In 1995 Italian investors proposed to build a hotel on Isla Coronado, a small island (850 hectares) situated 11 km north of Loreto. As this island is part of the Islas del Golfo protected area, the project required an environmental impact statement (EIS). The hotel of 40 rooms was designed to have all the technological advances: solar panels for water heating, sewage treatment, water desalinating plant, and careful management of solid waste. The project was presented by the proponents as a viable alternative for the protection of the island with low impact tourism and a research station to be built next to the hotel that would monitor the island and provide guidelines for a conservationist management of the island (Anonymous 1995).
The project was strongly challenged by local and national conservation and citizen groups, and was finally abandoned. The process, however, offers an interesting example of the attraction islands produce for exclusive tourism and of the rationale used to justify their development. It is also a prime example of the problems, conflicts of interest, and dangers for island conservation that can be caused by lack of clear governmental policies.
The main argument used by the developers was the the limited conservation and management actions that were in place on Coronado despite its legal protection since 1978. The presence of introduced animals (cats and sheep) and the high levels of human use by fishermen and tourists were used as strong arguments to propose that the research station, to be sponsored by the hotel and managed by the state university, was the only and best option to protect the island and ameliorate its deteriorated ecological status. The probable, but not yet certain, extinction of the endemic pack rat of Coronado (Neotoma bunkeri) due to 30 years of cat predation was another argument used to support the claim that the island was disturbed and could be developed.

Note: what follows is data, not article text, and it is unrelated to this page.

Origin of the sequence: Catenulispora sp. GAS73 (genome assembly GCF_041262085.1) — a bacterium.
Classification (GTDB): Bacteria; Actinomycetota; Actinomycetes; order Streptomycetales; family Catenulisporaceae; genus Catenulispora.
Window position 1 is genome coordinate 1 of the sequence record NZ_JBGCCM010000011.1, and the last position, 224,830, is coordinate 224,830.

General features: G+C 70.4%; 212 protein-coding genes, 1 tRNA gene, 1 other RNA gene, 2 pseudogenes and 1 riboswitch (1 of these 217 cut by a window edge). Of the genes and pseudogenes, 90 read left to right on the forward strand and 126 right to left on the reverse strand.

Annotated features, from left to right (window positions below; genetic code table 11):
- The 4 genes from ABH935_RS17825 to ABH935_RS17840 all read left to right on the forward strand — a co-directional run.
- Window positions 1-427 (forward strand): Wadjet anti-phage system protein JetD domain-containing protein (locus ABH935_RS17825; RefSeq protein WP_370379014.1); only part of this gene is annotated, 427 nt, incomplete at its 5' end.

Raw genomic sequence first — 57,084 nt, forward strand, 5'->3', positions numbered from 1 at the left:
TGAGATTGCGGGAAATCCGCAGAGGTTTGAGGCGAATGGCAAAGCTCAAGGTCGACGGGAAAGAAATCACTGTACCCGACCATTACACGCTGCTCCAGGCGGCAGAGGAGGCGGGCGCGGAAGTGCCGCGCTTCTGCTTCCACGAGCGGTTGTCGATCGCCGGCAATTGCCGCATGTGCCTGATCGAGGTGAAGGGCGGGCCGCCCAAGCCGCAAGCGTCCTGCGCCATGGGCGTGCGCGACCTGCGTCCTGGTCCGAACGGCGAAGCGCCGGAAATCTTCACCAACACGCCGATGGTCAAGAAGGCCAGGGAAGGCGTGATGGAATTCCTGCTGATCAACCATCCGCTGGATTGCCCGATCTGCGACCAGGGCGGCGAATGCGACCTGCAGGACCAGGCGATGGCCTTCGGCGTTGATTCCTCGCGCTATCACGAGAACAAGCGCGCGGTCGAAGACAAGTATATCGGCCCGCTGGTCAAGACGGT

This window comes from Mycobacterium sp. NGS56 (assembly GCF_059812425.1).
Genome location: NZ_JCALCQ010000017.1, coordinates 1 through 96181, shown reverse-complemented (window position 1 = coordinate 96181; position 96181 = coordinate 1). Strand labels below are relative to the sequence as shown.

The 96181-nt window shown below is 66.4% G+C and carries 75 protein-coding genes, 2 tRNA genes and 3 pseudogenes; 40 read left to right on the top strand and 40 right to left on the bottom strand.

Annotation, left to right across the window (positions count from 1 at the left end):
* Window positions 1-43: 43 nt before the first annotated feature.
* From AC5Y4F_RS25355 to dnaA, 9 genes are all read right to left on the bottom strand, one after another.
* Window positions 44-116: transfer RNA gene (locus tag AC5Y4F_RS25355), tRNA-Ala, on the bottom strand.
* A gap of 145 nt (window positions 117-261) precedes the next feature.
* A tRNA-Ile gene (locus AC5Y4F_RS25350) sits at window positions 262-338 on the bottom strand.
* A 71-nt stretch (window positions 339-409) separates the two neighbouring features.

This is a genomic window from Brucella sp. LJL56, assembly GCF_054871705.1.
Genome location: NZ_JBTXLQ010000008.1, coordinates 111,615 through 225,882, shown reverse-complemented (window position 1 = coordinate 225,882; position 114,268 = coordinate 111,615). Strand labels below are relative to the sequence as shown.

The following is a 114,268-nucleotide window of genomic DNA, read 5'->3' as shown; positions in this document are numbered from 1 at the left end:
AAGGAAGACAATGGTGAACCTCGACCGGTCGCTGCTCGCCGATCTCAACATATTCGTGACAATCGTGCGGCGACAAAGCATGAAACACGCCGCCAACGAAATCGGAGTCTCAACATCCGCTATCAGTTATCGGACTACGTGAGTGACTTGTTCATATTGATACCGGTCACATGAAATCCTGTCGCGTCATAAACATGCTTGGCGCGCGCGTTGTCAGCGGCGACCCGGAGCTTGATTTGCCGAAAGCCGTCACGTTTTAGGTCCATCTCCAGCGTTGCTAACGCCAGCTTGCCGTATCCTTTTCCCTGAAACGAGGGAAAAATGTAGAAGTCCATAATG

However, most of the opponents to the project argued that once the island is connected to the coast by means of daily transport of food, personnel, tourists, baggage, people, machinery, trash, etc., it is almost impossible to ensure that no exotic animals or weedy plants will reach the island. Coronado Island is now part of the Parque Nacional Bahía de Loreto (Loreto Bay National Park) and it is legally more protected than it was before. The introduced species are being erradicated successfully (Arnaud 1998).
However, there are ongoing development plans and growing pressures to develop other gulf islands for tourism. The same arguments brandished for Coronado, namely, that protection in the island was not being enforced and that an "environmentally minded" development could protect the island better, are being used in other development proposals in the Sea of Cortés.
Text adapted from the conservation chapter of the book Island Biogeography in the Sea of Cortés, a forthcoming volume edited by Ted Case, Martin Cody, and Exequiel Ezcurra. The chapter was authored by Luis Bourillon, Antonio Cantú, Exequiel Ezcurra, María Elena Martínez, and Alejandro Robles.
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